Carrie and Rebecca Sutter have a lot in common. Their looks, obviously—they’re identical twins— and their professions, with both being professors in the School of Nursing at George Mason University. Now they both have won the Virginia Nurse Practitioner State Award for Excellence.
The American Association of Nurse Practitioners awarded the honor to Rebecca Sutter this year; her sister won the same award last year. But there’s no sibling rivalry here, the Sutters said.
“Our relationship is about collaboration not competition,” Carrie Sutter said. “When I was awarded last year, it was almost a little difficult to accept the award knowing that she wasn’t given the same recognition, but for her to be recognized this year, it really rounds out the whole experience.”
The sisters say they are lucky to be able to work together.
“Although we are twins we have vastly different skill sets and those skill sets complement each other,” Rebecca Sutter said. “Where I’m weak, Carrie is strong and where Carrie’s weak then I’m strong.”
Rebecca has the ability to see things in a larger, more systemic way. She also is able to have the tough conversations and handle conflict well, her sister said.
Carrie is into the details of executing a project, Rebecca Sutter said, and she has a personal, more gentler approach to matters.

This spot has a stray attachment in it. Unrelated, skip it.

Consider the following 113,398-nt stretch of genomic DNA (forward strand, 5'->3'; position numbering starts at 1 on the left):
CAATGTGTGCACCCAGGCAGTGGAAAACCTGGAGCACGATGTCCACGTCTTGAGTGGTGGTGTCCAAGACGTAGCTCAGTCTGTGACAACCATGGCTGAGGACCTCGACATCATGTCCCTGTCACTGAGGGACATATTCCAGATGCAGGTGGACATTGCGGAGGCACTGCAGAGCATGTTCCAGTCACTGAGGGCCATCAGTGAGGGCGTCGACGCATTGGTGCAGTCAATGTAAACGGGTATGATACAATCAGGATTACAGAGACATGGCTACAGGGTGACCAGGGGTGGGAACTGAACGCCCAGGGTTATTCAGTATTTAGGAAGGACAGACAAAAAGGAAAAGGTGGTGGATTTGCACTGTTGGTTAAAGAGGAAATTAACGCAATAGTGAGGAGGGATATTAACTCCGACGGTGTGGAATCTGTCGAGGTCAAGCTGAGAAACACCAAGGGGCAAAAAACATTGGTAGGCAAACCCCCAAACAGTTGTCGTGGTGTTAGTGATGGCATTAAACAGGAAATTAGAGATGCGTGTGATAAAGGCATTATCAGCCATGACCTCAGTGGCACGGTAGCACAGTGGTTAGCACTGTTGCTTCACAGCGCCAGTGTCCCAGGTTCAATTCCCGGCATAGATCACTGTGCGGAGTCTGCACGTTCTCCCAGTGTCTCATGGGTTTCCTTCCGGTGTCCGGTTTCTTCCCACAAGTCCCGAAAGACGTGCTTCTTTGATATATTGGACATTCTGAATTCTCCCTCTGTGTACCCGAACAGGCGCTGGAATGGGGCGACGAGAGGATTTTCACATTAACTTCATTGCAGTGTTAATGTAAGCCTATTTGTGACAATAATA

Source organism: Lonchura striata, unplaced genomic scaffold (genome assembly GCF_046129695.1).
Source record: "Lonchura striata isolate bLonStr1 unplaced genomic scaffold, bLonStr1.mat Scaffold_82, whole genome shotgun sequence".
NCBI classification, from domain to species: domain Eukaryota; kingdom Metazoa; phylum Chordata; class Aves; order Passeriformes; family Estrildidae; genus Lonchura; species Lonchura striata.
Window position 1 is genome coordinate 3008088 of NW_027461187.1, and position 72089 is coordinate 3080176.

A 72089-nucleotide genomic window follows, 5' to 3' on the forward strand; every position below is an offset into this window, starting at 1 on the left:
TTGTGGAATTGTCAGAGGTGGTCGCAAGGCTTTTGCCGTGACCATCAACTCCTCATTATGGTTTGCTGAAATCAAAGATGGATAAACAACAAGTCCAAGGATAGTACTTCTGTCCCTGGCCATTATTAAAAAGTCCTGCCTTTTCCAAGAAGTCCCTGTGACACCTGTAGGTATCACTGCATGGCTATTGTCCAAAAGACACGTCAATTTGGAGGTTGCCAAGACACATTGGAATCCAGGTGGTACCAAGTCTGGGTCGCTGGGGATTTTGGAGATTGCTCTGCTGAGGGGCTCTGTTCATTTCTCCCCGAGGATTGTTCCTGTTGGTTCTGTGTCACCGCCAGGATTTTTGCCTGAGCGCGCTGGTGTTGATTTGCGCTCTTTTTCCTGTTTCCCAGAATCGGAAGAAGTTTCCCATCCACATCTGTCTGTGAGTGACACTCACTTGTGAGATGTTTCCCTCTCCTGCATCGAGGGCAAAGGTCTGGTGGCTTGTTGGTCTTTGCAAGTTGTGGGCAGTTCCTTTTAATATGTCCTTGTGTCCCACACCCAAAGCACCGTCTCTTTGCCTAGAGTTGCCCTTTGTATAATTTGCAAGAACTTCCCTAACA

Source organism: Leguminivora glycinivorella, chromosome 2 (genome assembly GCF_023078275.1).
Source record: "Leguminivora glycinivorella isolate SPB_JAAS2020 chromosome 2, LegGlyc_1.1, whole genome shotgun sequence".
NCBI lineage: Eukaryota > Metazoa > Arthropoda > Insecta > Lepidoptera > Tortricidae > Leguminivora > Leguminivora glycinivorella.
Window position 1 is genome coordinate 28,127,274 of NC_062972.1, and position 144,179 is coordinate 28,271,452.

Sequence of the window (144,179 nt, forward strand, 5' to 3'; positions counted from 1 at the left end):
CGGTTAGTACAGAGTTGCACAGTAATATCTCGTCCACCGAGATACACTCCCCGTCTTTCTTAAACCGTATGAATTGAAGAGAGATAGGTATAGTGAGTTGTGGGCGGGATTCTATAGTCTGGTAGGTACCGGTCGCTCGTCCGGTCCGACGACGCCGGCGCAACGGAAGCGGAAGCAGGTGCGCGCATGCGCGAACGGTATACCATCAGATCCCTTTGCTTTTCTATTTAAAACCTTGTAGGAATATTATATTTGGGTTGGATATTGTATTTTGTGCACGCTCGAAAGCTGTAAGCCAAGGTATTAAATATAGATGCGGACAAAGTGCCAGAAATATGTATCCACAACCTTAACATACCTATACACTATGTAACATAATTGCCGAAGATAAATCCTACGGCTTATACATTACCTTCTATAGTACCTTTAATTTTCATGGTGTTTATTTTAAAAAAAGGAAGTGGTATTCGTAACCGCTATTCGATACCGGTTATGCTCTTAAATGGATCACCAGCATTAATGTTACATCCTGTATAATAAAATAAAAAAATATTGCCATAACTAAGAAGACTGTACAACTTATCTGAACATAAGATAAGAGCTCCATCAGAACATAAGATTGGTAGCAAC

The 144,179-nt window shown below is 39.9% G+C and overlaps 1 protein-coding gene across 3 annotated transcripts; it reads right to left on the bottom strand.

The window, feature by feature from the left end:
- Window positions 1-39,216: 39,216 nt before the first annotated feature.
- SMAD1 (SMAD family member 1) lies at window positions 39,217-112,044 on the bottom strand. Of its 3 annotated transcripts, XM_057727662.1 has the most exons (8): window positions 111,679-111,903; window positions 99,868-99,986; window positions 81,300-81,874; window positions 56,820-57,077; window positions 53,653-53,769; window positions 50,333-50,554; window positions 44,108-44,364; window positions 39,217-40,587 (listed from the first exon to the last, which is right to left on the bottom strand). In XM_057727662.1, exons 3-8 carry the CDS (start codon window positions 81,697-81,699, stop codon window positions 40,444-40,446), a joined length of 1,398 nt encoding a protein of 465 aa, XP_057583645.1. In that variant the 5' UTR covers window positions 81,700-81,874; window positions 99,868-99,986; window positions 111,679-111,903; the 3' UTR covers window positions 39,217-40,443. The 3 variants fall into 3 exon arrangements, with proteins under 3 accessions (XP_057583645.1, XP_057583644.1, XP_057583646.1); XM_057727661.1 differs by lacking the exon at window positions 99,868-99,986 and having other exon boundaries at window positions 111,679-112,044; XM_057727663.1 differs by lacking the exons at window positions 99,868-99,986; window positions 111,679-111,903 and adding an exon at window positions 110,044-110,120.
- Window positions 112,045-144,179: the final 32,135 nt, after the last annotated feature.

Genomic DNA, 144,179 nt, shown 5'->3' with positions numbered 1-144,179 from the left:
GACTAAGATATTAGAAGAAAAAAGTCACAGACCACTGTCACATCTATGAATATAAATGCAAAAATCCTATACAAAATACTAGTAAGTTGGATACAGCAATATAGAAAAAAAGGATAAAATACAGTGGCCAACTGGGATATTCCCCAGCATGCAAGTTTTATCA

“The one thing that both Becki and I are very good at is educating,” Carrie Sutter said.
Both said they pride themselves not on the work they do, but on the work their George Mason students can potentially do.
They continue to push the envelope, hold their students accountable and make sure they are working at their highest level, Carrie Sutter said.
“We are meant to be in academics and to train the next generation of healthcare providers,” Rebecca Sutter said. “It’s that ripple effect, watching the students be able to carry on the work.”
They are able to teach students in the nurse-managed Mason and Partners Clinics, which function as active learning labs for students of all levels and multiple disciplines while serving vulnerable populations in Manassas Park and Fairfax County.
Being twins actually helps them to do their work more effectively, the sisters said.
While they don’t communicate telepathically or feel each other’s physical pain, as other multiples claim, they’ve had similar life experiences which enables them to understand each other’s work habits, decisions and ways of communication.
All of this allows them to work together proficiently and efficiently, the sisters said.
“Carrie and I don’t do this work for recognition, we do this work because we honestly in our hearts feel like this is important work,” Rebecca Sutter said.
It’s vital for nurses and advanced practice nurses to be at the table and be part of the discussions that drive healthcare change, she added.